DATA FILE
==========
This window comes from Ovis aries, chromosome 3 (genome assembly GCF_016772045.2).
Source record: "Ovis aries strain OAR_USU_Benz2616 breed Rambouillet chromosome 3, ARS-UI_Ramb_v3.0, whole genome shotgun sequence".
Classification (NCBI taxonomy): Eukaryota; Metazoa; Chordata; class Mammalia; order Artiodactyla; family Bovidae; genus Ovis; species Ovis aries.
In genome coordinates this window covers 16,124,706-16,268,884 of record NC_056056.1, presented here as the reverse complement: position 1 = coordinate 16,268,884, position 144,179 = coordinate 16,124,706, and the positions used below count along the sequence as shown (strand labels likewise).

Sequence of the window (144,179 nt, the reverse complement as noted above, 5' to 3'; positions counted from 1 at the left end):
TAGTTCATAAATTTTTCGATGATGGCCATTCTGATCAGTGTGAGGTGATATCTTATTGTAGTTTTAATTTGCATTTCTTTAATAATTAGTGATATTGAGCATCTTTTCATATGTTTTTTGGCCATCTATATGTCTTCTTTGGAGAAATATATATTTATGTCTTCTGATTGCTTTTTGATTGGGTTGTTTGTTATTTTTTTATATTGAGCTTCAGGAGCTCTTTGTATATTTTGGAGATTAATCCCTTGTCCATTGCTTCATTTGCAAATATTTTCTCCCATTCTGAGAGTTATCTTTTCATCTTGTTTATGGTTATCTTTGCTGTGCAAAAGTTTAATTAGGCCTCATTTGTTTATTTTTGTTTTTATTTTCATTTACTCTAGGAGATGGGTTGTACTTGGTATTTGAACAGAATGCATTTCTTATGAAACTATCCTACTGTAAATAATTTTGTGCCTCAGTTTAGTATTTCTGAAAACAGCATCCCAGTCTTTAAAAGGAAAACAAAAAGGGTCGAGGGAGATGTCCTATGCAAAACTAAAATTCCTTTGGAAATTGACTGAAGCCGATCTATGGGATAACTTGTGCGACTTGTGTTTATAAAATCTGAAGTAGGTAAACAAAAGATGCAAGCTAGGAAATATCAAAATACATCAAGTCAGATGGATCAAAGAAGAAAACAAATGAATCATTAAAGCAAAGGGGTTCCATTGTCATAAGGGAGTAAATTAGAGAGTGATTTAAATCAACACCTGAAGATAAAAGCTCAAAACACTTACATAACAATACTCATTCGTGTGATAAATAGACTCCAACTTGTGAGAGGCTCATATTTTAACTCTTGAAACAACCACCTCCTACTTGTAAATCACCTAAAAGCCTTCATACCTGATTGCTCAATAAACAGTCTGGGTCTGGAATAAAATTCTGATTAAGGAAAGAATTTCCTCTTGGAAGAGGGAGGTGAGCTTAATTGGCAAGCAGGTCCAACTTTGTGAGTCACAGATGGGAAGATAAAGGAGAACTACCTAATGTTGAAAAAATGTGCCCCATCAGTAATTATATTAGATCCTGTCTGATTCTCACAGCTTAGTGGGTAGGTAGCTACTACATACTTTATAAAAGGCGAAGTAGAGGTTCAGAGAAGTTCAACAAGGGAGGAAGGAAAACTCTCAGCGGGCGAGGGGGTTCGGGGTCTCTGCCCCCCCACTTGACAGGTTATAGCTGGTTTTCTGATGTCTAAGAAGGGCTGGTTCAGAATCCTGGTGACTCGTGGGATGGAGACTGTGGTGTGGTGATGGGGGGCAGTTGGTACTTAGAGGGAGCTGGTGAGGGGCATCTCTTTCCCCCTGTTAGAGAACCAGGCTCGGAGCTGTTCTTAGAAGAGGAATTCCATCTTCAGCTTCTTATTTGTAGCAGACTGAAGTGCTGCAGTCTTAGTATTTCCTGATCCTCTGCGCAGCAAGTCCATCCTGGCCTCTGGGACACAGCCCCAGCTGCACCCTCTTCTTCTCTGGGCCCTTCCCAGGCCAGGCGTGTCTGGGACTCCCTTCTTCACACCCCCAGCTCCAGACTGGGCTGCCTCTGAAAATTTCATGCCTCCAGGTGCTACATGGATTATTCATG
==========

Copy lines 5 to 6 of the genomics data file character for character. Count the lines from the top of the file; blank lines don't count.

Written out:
Sequence of the window (144,179 nt, the reverse complement as noted above, 5' to 3'; positions counted from 1 at the left end):
TAGTTCATAAATTTTTCGATGATGGCCATTCTGATCAGTGTGAGGTGATATCTTATTGTAGTTTTAATTTGCATTTCTTTAATAATTAGTGATATTGAGCATCTTTTCATATGTTTTTTGGCCATCTATATGTCTTCTTTGGAGAAATATATATTTATGTCTTCTGATTGCTTTTTGATTGGGTTGTTTGTTATTTTTTTATATTGAGCTTCAGGAGCTCTTTGTATATTTTGGAGATTAATCCCTTGTCCATTGCTTCATTTGCAAATATTTTCTCCCATTCTGAGAGTTATCTTTTCATCTTGTTTATGGTTATCTTTGCTGTGCAAAAGTTTAATTAGGCCTCATTTGTTTATTTTTGTTTTTATTTTCATTTACTCTAGGAGATGGGTTGTACTTGGTATTTGAACAGAATGCATTTCTTATGAAACTATCCTACTGTAAATAATTTTGTGCCTCAGTTTAGTATTTCTGAAAACAGCATCCCAGTCTTTAAAAGGAAAACAAAAAGGGTCGAGGGAGATGTCCTATGCAAAACTAAAATTCCTTTGGAAATTGACTGAAGCCGATCTATGGGATAACTTGTGCGACTTGTGTTTATAAAATCTGAAGTAGGTAAACAAAAGATGCAAGCTAGGAAATATCAAAATACATCAAGTCAGATGGATCAAAGAAGAAAACAAATGAATCATTAAAGCAAAGGGGTTCCATTGTCATAAGGGAGTAAATTAGAGAGTGATTTAAATCAACACCTGAAGATAAAAGCTCAAAACACTTACATAACAATACTCATTCGTGTGATAAATAGACTCCAACTTGTGAGAGGCTCATATTTTAACTCTTGAAACAACCACCTCCTACTTGTAAATCACCTAAAAGCCTTCATACCTGATTGCTCAATAAACAGTCTGGGTCTGGAATAAAATTCTGATTAAGGAAAGAATTTCCTCTTGGAAGAGGGAGGTGAGCTTAATTGGCAAGCAGGTCCAACTTTGTGAGTCACAGATGGGAAGATAAAGGAGAACTACCTAATGTTGAAAAAATGTGCCCCATCAGTAATTATATTAGATCCTGTCTGATTCTCACAGCTTAGTGGGTAGGTAGCTACTACATACTTTATAAAAGGCGAAGTAGAGGTTCAGAGAAGTTCAACAAGGGAGGAAGGAAAACTCTCAGCGGGCGAGGGGGTTCGGGGTCTCTGCCCCCCCACTTGACAGGTTATAGCTGGTTTTCTGATGTCTAAGAAGGGCTGGTTCAGAATCCTGGTGACTCGTGGGATGGAGACTGTGGTGTGGTGATGGGGGGCAGTTGGTACTTAGAGGGAGCTGGTGAGGGGCATCTCTTTCCCCCTGTTAGAGAACCAGGCTCGGAGCTGTTCTTAGAAGAGGAATTCCATCTTCAGCTTCTTATTTGTAGCAGACTGAAGTGCTGCAGTCTTAGTATTTCCTGATCCTCTGCGCAGCAAGTCCATCCTGGCCTCTGGGACACAGCCCCAGCTGCACCCTCTTCTTCTCTGGGCCCTTCCCAGGCCAGGCGTGTCTGGGACTCCCTTCTTCACACCCCCAGCTCCAGACTGGGCTGCCTCTGAAAATTTCATGCCTCCAGGTGCTACATGGATTATTCATG